But back to the point: If Akamai has a different peering agreement with Comcast, isn’t that just the free market in action, i.e. Akamai did a better job of negotiating its contract? Could this really be all about Level 3 trying to gin up public leverage pursuant to renegotiating its deal with Comcast? Or is there some law/regulation that all peering agreements are supposed to be equal?

  7. Richard Bennett Tuesday, November 30, 2010

    My, how quickly they forget. I wrote a guest blog for GigaOm a year ago pointing out that the FCC’s proposed net neutrality rules could easily end up regulating peering and transit agreements, and now we see what? Net neutrality has been expanded by L3 to apply to peering and transit agreements.

    The comments to my guest blog featured adamant denials from employees of Google, Akamai, Netflix, YouTube and a host of frequent fliers to the effect that I was offering a wholly unreasonable interpretation of the Net Neutrality rules. I don’t want to say I told you so, but my goodness was I ever right.

    That blog post is: http://gigaom.com/2009/11/22/how-video-is-changing-the-internet/

    The comments are fun, especially those from Patrick Gilmore disputing his own published claims and Daniel Golding’s assertions that there is no possible way for net neutrality to affect network interconnection.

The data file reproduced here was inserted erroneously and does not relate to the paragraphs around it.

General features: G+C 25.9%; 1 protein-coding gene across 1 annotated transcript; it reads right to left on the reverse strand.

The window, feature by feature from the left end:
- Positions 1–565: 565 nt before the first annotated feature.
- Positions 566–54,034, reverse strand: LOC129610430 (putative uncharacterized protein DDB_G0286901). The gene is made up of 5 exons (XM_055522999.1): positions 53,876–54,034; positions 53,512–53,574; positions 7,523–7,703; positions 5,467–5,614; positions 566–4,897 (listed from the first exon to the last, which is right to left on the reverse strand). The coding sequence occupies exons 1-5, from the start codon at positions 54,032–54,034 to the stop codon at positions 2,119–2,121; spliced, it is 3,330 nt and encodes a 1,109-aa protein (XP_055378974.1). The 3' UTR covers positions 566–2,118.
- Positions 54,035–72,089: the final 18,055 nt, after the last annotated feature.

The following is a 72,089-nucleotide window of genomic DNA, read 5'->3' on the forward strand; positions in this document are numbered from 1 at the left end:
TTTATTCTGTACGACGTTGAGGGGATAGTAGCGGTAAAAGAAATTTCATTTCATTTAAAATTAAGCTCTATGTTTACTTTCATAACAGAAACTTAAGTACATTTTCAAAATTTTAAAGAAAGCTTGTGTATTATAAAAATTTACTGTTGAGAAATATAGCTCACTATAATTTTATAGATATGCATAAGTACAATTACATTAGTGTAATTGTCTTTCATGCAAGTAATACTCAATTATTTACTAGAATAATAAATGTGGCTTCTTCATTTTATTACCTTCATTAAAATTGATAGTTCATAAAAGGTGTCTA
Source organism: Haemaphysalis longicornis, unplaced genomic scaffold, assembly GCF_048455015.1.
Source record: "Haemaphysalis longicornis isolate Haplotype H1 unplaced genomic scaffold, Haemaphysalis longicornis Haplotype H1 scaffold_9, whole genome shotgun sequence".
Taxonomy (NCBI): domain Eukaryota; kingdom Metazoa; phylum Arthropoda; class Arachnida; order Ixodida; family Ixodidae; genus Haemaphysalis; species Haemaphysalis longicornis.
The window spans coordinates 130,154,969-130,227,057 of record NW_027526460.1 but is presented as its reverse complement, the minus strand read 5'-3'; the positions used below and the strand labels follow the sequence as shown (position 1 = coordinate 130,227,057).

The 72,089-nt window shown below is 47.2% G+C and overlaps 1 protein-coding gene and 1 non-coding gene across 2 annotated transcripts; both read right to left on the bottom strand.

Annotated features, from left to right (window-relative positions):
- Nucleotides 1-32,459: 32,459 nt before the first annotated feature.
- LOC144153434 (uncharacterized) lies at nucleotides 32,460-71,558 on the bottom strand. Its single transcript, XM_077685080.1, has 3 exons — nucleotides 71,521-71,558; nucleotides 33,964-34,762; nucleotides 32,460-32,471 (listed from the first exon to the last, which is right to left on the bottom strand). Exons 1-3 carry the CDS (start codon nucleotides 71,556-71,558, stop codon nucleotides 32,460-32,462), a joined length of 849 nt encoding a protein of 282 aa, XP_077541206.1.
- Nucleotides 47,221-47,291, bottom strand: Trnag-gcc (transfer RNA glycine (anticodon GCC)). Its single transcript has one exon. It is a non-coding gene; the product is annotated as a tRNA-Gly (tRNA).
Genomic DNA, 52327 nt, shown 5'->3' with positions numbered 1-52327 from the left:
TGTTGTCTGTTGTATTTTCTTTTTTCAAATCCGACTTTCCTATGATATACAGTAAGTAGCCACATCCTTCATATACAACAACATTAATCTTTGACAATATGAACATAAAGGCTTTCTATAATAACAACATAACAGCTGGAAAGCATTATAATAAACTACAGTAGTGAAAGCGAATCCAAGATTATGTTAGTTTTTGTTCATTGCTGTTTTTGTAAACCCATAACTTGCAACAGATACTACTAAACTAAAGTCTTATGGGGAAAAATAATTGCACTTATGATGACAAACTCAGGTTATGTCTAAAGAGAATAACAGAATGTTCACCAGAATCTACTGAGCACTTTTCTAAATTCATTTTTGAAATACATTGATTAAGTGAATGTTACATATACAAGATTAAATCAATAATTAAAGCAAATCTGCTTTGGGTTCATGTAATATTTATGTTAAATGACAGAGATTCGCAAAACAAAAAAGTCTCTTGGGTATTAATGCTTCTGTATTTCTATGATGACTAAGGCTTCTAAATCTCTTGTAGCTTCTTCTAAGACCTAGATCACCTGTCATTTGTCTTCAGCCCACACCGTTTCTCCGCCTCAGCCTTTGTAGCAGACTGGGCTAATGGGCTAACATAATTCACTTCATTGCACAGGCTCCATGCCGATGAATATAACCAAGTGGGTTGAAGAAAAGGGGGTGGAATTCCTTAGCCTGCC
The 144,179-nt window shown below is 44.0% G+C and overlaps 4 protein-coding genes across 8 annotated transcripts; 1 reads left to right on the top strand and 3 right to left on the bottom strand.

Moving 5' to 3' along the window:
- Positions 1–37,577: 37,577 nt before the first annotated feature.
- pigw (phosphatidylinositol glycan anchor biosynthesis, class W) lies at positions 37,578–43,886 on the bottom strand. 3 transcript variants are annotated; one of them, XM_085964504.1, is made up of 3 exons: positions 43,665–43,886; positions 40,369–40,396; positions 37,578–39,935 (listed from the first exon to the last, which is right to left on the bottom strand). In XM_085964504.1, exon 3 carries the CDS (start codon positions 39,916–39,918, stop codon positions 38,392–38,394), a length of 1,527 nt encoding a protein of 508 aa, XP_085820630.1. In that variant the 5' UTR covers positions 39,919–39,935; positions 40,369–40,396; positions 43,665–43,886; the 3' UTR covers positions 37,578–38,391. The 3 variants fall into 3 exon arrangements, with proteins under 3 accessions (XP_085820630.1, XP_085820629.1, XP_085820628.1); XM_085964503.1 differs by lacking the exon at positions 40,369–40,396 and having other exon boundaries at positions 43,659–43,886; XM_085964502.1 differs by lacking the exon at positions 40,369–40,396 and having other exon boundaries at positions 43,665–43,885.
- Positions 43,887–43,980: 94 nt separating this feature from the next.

What we’re seeing is the unbearable lightness of net neutrality: a vague cause that can be, and regularly is, redefined to cover all many of real or imaginary ills. Be careful what you wish for, kids. Net neutrality used to be about blocking access to web sites; now it’s about peering, retransmission consent for TV shows, down-level cable modem certification, and traffic engineering. What’s next, recycling and animal rights?

    1. Richard, you’re right. I wish I had remembered your post last night. However, Level 3 hiding behind net neutrality is pretty bogus. This is not so much a net neutrality issue so much as a lack of competition issue. Although I suppose if we had real competition we’d also have less to worry about with regards to net neutrality because people would just switch providers.

      1. Stacey, Akamai pays big time to be inside cable headends, Netflix is not dumb, they knew full well L3 is on outside looking in….

        No mam, the baddies here are Netflix and L3, let them decide how much they’ll ante up to Time Warner to compete with Akamai, everyone has their price – let them pay it.